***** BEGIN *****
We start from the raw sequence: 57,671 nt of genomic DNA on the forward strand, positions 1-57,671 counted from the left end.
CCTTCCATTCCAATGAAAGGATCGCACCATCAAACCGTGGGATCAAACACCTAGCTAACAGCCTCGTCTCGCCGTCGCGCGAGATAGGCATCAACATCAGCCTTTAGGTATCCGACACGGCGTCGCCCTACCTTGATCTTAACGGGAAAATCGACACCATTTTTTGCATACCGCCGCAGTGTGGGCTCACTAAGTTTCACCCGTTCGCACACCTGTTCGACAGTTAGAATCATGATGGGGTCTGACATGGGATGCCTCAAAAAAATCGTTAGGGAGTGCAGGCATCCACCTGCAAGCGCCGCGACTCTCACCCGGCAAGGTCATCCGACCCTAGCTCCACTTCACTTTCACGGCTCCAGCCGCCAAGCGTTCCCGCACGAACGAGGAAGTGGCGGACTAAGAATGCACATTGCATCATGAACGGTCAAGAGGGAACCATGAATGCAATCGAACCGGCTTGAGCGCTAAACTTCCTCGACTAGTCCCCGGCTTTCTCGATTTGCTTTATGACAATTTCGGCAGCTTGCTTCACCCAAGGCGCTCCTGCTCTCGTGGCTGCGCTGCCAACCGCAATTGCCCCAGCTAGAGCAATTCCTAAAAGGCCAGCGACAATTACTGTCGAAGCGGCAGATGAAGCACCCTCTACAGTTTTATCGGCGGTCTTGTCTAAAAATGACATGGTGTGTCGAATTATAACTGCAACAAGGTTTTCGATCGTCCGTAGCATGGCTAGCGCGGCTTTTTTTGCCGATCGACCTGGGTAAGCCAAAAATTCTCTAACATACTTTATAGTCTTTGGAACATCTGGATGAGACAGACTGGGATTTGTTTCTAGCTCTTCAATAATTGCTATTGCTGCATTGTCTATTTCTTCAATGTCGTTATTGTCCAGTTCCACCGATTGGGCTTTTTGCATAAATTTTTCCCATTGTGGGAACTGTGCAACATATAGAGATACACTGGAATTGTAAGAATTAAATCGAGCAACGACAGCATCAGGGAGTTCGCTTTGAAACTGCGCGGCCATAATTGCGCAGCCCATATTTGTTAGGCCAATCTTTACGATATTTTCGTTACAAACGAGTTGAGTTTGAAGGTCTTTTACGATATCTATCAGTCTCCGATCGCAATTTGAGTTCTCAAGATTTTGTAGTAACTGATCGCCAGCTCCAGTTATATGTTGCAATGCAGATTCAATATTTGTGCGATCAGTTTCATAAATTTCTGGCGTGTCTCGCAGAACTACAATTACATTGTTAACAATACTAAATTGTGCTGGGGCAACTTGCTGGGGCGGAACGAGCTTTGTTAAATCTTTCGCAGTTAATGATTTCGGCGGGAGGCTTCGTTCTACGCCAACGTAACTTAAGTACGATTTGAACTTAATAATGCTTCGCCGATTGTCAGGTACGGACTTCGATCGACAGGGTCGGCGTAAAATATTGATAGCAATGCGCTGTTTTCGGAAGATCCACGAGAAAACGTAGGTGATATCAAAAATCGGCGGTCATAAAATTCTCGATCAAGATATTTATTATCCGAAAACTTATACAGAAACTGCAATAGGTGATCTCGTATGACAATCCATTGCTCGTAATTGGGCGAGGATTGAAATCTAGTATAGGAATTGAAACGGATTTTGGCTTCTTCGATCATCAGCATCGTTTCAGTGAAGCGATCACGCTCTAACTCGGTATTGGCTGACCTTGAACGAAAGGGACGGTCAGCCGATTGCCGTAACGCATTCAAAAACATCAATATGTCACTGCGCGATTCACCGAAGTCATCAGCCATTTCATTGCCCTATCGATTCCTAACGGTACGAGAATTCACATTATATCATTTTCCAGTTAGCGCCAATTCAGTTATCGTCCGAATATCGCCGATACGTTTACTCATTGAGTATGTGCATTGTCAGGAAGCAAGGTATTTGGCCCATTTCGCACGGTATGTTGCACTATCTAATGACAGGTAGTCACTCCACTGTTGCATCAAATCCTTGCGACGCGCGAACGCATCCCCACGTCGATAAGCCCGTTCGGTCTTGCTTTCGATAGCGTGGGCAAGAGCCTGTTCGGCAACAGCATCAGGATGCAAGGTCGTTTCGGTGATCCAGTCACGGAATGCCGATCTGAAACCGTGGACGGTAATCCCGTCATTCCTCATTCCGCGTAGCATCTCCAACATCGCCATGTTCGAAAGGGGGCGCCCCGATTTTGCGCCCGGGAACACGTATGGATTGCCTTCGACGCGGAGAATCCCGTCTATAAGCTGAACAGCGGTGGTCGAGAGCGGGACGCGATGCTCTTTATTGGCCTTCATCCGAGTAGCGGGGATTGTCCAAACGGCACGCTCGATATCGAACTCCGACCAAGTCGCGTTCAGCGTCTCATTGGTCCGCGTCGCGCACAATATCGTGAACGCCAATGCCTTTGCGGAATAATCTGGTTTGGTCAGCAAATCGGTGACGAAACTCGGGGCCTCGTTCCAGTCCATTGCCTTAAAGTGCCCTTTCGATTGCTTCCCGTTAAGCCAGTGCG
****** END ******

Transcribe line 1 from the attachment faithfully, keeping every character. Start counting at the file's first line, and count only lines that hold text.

We start from the raw sequence: 57,671 nt of genomic DNA on the forward strand, positions 1-57,671 counted from the left end.